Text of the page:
Pastor makes a difference in kidney patient’s life

Pharmacist Mildred Cavalier visits with Msgr. Eric Powell to discuss medications he can use and what he should avoid following his surgery to donate a kidney at OSF Saint Francis Medical Center in Peoria.

By Jennifer Willems

Between 40 and 50 kidney transplants take place at OSF Saint Francis Medical Center in Peoria, Ill., every year and last week one of them was made possible by Msgr. Eric Powell, pastor of Epiphany Parish in Normal, Ill.

Msgr. Powell, 45, donated one of his kidneys to an Epiphany parishioner during a two-hour surgery on Easter Monday. He was up and walking the same day and was discharged by his surgeon, Dr. Fred Braastad, on Wednesday.

He declined to identify the recipient, other than to say her own family members were not able to make the donation themselves due to their health histories.

“There’s always a chance that it could fail. I was encouraged, however, when the doctor told me I had a very nice looking kidney,” Msgr. Powell told The Catholic Post during an interview in his hospital room on April 14. “He said . . . it’s even now proving to be of benefit to the recipient and I praise God for that.”


Msgr. Powell’s recovery process is expected to take four to six weeks, although he is quick to add that it will take much longer for the person who received the kidney.

“I feel just fine,” he said. “You can tell people really it’s not much of a bother. It feels like you had a terrible ab workout, that’s all.”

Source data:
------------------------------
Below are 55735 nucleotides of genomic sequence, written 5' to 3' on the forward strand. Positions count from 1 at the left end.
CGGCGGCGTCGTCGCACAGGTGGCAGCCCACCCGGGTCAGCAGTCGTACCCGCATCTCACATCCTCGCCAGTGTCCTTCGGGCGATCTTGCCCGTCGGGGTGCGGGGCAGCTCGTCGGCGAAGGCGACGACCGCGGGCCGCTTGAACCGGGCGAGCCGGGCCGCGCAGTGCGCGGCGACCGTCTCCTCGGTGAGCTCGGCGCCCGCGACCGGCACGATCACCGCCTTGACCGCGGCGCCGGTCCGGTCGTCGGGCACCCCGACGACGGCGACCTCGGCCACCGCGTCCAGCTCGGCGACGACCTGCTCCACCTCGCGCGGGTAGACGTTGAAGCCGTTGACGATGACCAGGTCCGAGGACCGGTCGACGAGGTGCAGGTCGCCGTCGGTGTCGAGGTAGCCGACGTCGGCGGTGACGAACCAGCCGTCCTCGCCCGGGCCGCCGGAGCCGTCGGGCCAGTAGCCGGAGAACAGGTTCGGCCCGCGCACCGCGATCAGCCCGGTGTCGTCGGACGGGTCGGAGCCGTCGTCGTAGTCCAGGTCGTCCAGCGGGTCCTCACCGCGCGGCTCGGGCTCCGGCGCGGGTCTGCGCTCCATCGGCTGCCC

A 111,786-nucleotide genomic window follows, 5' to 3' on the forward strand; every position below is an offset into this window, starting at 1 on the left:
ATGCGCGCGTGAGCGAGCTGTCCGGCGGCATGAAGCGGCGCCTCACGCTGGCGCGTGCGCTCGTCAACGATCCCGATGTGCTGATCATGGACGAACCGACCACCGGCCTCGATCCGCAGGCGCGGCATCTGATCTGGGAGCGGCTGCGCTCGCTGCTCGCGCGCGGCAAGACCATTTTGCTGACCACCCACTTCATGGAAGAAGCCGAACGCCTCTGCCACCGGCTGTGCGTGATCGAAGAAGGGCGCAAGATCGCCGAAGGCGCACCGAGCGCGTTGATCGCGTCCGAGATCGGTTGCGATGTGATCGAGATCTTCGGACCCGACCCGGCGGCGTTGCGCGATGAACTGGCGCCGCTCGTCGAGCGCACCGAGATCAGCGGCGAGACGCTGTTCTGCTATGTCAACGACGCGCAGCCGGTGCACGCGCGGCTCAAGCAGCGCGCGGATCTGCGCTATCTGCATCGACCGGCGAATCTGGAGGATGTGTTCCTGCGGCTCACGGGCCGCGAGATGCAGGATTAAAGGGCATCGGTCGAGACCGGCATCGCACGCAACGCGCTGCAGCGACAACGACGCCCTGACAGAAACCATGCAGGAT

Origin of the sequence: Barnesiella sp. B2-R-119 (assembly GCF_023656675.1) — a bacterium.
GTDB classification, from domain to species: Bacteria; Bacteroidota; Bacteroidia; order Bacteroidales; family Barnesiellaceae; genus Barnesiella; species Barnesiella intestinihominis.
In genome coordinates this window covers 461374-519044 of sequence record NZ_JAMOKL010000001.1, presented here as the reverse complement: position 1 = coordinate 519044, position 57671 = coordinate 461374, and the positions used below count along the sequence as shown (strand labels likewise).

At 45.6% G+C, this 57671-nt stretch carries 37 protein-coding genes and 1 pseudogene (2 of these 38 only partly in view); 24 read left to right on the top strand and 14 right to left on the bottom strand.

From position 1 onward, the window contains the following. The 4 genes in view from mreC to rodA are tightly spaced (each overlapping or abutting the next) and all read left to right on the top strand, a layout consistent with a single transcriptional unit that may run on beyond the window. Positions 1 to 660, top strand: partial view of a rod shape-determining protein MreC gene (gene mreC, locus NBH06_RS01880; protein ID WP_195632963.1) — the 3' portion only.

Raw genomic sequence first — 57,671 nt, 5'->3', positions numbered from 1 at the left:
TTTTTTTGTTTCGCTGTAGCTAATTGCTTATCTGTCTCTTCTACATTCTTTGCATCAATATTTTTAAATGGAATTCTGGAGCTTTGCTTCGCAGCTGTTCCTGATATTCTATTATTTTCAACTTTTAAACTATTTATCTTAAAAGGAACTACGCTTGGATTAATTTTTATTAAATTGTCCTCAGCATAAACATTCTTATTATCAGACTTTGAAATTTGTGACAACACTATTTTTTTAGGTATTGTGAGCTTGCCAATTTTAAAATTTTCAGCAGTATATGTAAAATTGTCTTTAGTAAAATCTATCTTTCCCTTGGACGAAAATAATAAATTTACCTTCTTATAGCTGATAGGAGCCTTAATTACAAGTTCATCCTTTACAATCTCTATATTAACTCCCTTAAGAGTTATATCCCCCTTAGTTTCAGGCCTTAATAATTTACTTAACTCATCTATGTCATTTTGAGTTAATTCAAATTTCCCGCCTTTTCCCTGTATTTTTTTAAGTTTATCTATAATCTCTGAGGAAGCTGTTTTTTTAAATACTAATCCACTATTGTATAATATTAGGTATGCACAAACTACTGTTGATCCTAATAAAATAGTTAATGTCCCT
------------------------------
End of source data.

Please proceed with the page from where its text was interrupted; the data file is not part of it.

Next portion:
The process that took Msgr. Powell into surgery started about five months ago.

“In 19 years of priesthood I was never made aware of any parishioner with a similar need, so I thought it was a rare thing,” he said. “I thought, ‘Well, I know I’m O+ and maybe that gives me a leg up on things.’ So I offered to see if I could be of help.”

Having an O+ blood type means that medically “I play well with everybody,” he explained.

In doing research, Msgr. Powell said he consulted Web sites such as “There’s a crying need for people who are willing to step up for one another,” he said. “It’s a good thing to think about them and see if perhaps we can help.”

He also consulted church documents like “Evangelium Vitae” (“The Gospel of Life”), Pope John Paul II’s 1995 encyclical, and the Catechism of the Catholic Church.

“You have to take a hard look at someone’s needs and if the repercussions on you aren’t such that you lose while they gain in a fundamental way, then it’s good to think about,” Msgr. Powell said.

“I couldn’t compromise my ministry by helping somebody else, but I have every assurance,” he said. “I’m fine — a little sore — but that really wasn’t an issue.”

His good health and age also made him a viable donor candidate, according to Msgr. Powell.

In addition to his own research, he underwent medical tests and a psychiatric evaluation to make certain he was physically and mentally able to take this step.

“OSF takes pretty good care in ensuring that you’re well informed and well screened,” Msgr. Powell said. “There are all sorts of checks and balances along the way to ensure that if somebody didn’t realize what they were about to do they could easily end the process.”

Before the surgery he said he felt no trepidation and tried to focus only on the benefits to the recipient.

 Msgr. Powell had the support of Bishop Daniel Jenky, CSC, who “spoke some gracious words to me and encouraged me. They’re still ringing in my ears.”

He also had the support of Epiphany’s 1,600 families, whom he has served since 2002, although they didn’t know what he was considering until Easter.

Msgr. Powell asked people to ponder how they can help others and suggested they look into organizations like Gift of Hope.

“It’s just amazing what happens when you put a little information in your hands and realize you can make a difference in somebody’s life,” he said.

(Editor’s note: The above story was provided courtesy of The Catholic Post, newspaper of the Peoria, Ill., Diocese.)

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